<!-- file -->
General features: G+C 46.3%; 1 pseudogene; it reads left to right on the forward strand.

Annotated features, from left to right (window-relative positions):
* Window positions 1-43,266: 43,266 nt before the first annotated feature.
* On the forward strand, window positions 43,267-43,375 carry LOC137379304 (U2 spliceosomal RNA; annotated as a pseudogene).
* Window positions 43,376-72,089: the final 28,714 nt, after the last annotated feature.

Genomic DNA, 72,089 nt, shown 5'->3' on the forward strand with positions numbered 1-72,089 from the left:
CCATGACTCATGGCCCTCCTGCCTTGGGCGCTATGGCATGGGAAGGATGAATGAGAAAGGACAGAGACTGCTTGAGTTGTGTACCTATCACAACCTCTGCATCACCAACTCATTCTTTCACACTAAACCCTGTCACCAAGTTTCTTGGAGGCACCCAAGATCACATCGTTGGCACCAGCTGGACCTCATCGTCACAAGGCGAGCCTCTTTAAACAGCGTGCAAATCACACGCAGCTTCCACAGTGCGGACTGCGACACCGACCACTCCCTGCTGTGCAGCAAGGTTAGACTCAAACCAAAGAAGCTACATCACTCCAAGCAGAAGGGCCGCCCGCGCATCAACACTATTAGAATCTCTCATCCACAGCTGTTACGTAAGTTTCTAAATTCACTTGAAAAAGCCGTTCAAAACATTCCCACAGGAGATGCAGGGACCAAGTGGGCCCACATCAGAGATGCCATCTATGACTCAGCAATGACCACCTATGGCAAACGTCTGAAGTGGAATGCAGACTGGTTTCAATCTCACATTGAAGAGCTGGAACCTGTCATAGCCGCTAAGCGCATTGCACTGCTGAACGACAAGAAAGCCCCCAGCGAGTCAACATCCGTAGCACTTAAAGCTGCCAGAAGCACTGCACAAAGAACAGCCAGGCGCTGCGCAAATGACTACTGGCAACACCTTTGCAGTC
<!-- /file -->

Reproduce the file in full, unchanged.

General features: G+C 46.3%; 1 pseudogene; it reads left to right on the forward strand.

Annotated features, from left to right (window-relative positions):
* Window positions 1-43,266: 43,266 nt before the first annotated feature.
* On the forward strand, window positions 43,267-43,375 carry LOC137379304 (U2 spliceosomal RNA; annotated as a pseudogene).
* Window positions 43,376-72,089: the final 28,714 nt, after the last annotated feature.

Genomic DNA, 72,089 nt, shown 5'->3' on the forward strand with positions numbered 1-72,089 from the left:
CCATGACTCATGGCCCTCCTGCCTTGGGCGCTATGGCATGGGAAGGATGAATGAGAAAGGACAGAGACTGCTTGAGTTGTGTACCTATCACAACCTCTGCATCACCAACTCATTCTTTCACACTAAACCCTGTCACCAAGTTTCTTGGAGGCACCCAAGATCACATCGTTGGCACCAGCTGGACCTCATCGTCACAAGGCGAGCCTCTTTAAACAGCGTGCAAATCACACGCAGCTTCCACAGTGCGGACTGCGACACCGACCACTCCCTGCTGTGCAGCAAGGTTAGACTCAAACCAAAGAAGCTACATCACTCCAAGCAGAAGGGCCGCCCGCGCATCAACACTATTAGAATCTCTCATCCACAGCTGTTACGTAAGTTTCTAAATTCACTTGAAAAAGCCGTTCAAAACATTCCCACAGGAGATGCAGGGACCAAGTGGGCCCACATCAGAGATGCCATCTATGACTCAGCAATGACCACCTATGGCAAACGTCTGAAGTGGAATGCAGACTGGTTTCAATCTCACATTGAAGAGCTGGAACCTGTCATAGCCGCTAAGCGCATTGCACTGCTGAACGACAAGAAAGCCCCCAGCGAGTCAACATCCGTAGCACTTAAAGCTGCCAGAAGCACTGCACAAAGAACAGCCAGGCGCTGCGCAAATGACTACTGGCAACACCTTTGCAGTC